In deserts around the world, the presence of water, that rarest of desert commodities, allows life to flourish and provides an oasis for natural and human activity. The historic Oasis of Mara in Twentynine Palms is a cornerstone of the Joshua Tree National Park story and has been a source of life-giving water for more than 9,000 years.
Before the community of Twentynine Palms existed, a landmark line of Washingtonia filifera palm trees stood on the horizon near the oasis and signaled water and shade for the early Serrano Indians, and later Chemehuevi, followed by a small band of Cahuilla; then cattlemen and gold prospectors of the late 1800s; and the first desert travelers and homesteaders of the early 1900s. Col. Henry Washington, a desert land surveyor in 1855, reportedly counted 29 palm trees at the oasis, which became the city’s namesake. A year later, A.P. Green recorded palms and water springs, along with considerable signs of cultivation by the early Native American residents at the oasis.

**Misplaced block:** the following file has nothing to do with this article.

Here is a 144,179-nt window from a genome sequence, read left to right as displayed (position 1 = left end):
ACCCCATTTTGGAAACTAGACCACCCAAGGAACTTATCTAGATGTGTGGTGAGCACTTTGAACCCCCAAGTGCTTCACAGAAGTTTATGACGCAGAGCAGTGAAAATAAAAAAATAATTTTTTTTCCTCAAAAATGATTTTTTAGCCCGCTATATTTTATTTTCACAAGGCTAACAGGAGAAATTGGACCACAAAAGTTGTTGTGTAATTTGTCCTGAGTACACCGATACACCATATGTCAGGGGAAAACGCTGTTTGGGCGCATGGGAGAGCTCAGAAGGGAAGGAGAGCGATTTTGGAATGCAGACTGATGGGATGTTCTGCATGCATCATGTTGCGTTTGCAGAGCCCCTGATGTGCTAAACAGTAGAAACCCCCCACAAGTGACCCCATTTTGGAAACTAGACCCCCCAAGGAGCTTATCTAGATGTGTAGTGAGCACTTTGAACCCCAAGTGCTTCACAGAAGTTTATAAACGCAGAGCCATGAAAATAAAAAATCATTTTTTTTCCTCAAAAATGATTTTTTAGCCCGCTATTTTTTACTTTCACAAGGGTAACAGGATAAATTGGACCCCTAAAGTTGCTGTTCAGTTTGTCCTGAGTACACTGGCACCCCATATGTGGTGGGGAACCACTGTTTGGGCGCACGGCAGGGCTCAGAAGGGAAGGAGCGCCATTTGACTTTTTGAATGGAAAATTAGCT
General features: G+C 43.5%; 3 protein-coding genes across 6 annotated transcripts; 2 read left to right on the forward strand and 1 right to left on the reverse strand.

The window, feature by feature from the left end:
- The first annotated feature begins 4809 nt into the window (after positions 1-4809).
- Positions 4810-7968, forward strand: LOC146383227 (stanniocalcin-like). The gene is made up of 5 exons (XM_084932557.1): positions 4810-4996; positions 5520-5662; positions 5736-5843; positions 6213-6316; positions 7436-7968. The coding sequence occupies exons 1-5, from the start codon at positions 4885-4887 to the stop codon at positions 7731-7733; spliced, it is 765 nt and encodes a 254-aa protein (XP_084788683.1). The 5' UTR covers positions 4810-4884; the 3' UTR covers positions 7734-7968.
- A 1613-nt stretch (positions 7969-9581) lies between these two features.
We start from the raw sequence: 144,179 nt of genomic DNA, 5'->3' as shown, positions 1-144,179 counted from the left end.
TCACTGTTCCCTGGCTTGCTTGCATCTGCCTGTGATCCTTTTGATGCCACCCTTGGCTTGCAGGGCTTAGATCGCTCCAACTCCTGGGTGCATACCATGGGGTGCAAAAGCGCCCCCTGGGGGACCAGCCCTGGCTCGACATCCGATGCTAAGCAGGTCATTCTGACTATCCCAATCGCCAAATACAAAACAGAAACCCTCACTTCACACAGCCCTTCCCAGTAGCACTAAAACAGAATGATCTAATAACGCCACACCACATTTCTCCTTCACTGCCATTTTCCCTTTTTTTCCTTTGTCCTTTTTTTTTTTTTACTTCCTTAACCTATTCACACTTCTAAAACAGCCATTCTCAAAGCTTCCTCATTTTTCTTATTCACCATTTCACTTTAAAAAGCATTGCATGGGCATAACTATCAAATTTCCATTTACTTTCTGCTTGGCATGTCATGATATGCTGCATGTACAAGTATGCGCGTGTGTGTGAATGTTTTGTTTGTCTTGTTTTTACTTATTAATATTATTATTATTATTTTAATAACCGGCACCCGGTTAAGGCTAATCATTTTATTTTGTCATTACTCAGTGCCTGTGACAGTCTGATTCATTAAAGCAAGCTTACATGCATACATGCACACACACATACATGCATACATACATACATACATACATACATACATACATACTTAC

Today, a series of palm trees mark the line of original springs that once stretched from today’s Joshua Tree National Park Headquarters and Oasis Visitor Center along National Park Drive to the historic 29 Palms Inn, the site of the last remaining pond of water, and all the way to Adobe Road and the site of today’s 29 Palms Creative Center & Gallery. Contact the 29 Palms Inn at the Oasis of Mara (760) 367-3505 about Oasis Walks with naturalist Pat Flanagan on Saturday and Sunday mornings (pictured).
Learn more about the Oasis of Mara on the Joshua Tree National Park website.